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Anthracnose Leaf Blight

© Purdue University, Plant and Pest Diagnostic Laboratory
Pathogen(s) causing disease: Colletotrichum graminicola


Predominantly in the US, Europe and Southeast Asia


Anthracnose of corn may appear as a leaf blight, stalk-rot, top-kill of the stalk, and kernel rot. But most damage results from the stalk rot and leaf blight phases. Lesions can be found on leaves of very young plants soon after emergence. Leaf lesions are generally brown, oval to spindle shaped, about 1/4 inch wide by 1/2 inch long. Usually, a yellow or yellow-orange area surrounds the disease portion of the leaf. Lesions vary greatly among different hybrids making diagnosis in the field very difficult. The fungus can usually be seen on the leaf surface with the aid of a hand lens.


Favored by cool to warm, wet, humid weather, continuous corn with reduced tillage.


  • Hybrid selection is the first step in disease control. Growers should carefully select hybrids with the proper leaf blight and stalk rot resistance, with good standability, and high yield potential. Resistant varieties are not always available for stalk rot.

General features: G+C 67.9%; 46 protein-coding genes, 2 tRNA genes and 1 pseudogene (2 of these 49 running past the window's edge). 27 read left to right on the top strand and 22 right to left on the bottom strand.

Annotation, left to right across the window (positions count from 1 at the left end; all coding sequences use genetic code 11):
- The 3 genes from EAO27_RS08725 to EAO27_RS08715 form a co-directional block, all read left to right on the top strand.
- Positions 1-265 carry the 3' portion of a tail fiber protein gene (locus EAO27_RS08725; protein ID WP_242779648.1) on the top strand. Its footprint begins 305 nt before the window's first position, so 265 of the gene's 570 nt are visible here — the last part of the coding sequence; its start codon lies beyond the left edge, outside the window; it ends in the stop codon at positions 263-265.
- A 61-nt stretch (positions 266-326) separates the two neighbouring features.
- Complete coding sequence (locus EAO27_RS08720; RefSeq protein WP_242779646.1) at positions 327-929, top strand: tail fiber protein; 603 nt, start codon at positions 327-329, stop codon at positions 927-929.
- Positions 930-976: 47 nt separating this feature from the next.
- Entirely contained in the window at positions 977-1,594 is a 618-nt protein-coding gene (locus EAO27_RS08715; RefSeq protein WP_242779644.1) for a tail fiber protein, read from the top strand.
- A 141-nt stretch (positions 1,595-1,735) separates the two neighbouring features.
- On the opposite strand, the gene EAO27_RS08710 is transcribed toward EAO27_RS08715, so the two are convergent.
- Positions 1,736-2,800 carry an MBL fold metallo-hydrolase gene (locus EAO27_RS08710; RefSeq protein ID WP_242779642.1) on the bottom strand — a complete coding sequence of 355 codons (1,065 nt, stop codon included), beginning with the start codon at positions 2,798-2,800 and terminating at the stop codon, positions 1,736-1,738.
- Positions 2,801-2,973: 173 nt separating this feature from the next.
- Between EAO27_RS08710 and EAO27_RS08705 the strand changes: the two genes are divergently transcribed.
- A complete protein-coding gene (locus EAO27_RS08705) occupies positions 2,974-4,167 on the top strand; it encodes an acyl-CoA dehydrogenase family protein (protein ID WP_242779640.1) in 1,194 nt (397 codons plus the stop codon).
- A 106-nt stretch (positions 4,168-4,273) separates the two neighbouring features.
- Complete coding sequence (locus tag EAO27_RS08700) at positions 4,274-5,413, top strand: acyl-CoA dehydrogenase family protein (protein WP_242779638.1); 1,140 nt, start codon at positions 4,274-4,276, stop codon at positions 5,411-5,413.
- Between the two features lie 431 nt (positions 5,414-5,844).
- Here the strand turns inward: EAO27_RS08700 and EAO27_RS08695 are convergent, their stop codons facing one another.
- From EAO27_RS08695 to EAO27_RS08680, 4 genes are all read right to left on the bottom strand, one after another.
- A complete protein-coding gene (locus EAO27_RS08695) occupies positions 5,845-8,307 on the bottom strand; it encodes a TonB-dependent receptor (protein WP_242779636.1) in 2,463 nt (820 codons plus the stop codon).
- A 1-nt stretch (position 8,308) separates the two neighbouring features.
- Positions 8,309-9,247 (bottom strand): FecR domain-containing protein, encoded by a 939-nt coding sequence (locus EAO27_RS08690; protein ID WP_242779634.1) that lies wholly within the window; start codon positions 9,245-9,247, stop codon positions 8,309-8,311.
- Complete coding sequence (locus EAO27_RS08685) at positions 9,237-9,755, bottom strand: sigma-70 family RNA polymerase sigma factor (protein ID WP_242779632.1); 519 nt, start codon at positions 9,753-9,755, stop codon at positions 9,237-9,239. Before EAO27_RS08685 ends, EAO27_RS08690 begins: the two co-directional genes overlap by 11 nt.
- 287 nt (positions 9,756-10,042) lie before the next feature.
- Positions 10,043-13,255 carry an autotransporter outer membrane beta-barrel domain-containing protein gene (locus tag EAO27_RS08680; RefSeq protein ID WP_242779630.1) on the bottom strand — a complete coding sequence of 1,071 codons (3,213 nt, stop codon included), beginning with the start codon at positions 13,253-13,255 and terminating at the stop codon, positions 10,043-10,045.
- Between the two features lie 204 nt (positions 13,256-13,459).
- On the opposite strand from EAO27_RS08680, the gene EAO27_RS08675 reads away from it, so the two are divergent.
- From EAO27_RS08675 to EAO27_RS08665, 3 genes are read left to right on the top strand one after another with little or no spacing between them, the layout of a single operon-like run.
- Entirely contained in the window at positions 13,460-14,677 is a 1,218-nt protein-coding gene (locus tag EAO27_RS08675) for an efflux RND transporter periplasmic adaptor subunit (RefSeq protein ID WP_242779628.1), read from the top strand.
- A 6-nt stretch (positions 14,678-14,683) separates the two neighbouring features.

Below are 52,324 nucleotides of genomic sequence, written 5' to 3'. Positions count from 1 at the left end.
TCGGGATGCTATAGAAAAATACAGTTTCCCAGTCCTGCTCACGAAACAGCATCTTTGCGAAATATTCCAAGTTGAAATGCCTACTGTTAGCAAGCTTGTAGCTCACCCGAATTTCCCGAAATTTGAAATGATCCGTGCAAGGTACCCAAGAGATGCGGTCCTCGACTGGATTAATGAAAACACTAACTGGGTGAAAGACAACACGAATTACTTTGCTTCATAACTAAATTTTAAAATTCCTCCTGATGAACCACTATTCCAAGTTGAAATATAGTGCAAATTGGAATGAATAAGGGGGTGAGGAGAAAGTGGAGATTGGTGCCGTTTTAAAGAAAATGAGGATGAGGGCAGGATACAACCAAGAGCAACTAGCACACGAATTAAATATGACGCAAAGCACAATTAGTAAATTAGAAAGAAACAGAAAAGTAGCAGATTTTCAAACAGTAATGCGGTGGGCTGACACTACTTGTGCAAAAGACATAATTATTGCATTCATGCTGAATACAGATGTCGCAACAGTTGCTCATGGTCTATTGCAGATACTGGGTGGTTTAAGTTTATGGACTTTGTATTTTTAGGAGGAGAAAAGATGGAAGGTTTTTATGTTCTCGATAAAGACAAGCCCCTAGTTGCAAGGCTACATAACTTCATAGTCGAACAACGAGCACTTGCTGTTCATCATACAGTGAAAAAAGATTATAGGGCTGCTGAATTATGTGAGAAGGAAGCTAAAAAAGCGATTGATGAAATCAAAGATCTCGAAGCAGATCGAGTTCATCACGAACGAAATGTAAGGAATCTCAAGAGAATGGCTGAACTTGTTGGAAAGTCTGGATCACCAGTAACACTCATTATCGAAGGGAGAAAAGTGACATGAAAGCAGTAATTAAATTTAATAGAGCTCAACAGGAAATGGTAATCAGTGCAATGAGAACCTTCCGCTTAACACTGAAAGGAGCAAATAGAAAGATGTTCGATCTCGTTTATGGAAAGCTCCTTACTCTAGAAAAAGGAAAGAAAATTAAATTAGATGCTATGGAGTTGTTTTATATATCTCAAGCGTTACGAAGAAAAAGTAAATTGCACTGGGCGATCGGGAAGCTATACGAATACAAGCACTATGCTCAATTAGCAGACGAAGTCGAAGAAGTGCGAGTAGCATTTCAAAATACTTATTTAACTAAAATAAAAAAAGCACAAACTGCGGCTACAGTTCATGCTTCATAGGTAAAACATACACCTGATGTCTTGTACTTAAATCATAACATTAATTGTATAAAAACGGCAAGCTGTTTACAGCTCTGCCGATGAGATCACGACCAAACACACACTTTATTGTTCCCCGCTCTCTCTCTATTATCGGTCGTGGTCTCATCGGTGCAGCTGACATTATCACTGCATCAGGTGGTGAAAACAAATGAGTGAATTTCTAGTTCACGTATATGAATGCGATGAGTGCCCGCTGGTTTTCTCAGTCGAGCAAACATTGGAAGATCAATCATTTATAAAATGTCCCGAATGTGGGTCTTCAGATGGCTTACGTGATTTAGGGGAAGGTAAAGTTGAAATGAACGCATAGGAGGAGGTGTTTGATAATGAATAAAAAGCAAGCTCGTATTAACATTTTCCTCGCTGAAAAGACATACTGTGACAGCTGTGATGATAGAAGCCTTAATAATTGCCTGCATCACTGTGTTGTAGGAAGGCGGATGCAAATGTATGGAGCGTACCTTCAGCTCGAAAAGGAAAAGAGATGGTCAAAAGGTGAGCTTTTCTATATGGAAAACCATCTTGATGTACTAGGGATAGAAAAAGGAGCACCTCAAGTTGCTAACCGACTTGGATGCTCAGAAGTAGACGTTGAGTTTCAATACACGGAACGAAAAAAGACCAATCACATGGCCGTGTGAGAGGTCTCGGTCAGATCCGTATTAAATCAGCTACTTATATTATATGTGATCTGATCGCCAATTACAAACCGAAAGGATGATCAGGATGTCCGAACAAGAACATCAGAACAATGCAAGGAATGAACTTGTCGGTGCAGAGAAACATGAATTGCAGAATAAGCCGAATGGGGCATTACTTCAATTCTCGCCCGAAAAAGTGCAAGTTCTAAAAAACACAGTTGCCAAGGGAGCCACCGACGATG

• Since the anthracnose fungus survives in corn residues, especially on the soil surface, the disease may be more serious under reduced tillage systems and in continuous corn. A tillage system that chops and completely buries the residues coupled with a one-year rotation away from corn will eliminate the local source of inoculum. A two-year rotation away from corn may be necessary under no-tillage or reduced tillage systems.
  • Avoid excessive plant stress by using a balanced soil fertility program based on soil tests. Plant at populations suggested for the particular hybrid, and control insects such as the European corn borer and corn rootworm.


Purdue University
The Ohio State University
Bloomberg, Jim. Bayer CropScience Corn Disease Identification Guide PowerPoint. 2009.

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